The Dangers of Data

By Philip Duczyminski

Businesses have been using data to make decisions for many years now.

The data they use help them analyze their business practices and help them become more efficient and more profitable, hire better employees, and market their products more effectively. In 1994, Compstat was effectively used within the New York Police Department (NYPD). Compstat stands for COMPuter STATistics and is a management process within a performance management framework that synthesizes analysis of crime and disorder data, strategic problem solving, and a clear accountability structure.1 Compstat has been credited with reducing crime in New York as well as other jurisdictions, but would the premise behind the system work for fire departments as well?

First and foremost, this article will detail some of my personal experience with Compstat as well as provide some recommendations to make the process more suitable for fire departments. In 2009, the Novi (MI) Fire Department hired the International City Managers Association (ICMA) to perform a staffing and utilization study. In the study, ICMA recommended implementing regular Compstat meetings.2 Since that time, the department began conducting a weekly meeting between the police and fire departments with the weekly data presented to both agencies. One of the biggest things I have learned is that data usage is different for every agency. A police department can use data to find crime trends, accident trends, etc. These data can help determine where to effectively put law enforcement officers to reduce these incidents. A fire department will not necessarily reduce fires or medical incidents by placing more firefighters in a given area. However, there can be some benefits if the data are used correctly and ethically.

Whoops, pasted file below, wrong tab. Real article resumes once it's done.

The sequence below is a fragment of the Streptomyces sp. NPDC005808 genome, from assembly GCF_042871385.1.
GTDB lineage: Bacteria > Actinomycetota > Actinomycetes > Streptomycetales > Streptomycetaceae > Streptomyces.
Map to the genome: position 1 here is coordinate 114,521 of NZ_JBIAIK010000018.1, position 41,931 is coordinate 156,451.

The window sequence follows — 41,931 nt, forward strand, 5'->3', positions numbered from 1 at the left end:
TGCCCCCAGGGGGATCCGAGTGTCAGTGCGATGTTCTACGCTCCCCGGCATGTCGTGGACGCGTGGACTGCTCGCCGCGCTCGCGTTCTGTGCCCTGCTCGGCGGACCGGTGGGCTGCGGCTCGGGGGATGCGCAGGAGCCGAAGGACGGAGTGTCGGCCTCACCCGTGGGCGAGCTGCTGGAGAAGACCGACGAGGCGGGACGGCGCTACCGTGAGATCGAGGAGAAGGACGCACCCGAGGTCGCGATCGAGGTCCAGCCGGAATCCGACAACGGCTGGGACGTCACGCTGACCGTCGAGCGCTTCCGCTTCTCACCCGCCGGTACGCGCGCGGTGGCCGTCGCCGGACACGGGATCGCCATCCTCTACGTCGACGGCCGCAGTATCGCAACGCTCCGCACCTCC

Why Look?

So, why would you want to look at your data? The simple answer is to improve. Did you know that 85 percent of all statistics are made up? If you do a search across the Internet, you will find thousands of statistical inconsistencies. Why would that occur? Simply put: When someone is trying to prove a point, he needs some kind of data to prove his point. Mark Twain said, “Facts are stubborn things, but statistics are pliable.”3 I know this point may cause some unrest for some, but let me ask you one more question: Have you ever seen someone try to prove his point with data and find that the opposite fact is true? Me either. Within a selection of data, there are many variables that will generally allow the person selecting the data to keep, change, alter, or eliminate data or just change the criteria to keep data out of the report that are detrimental to his cause.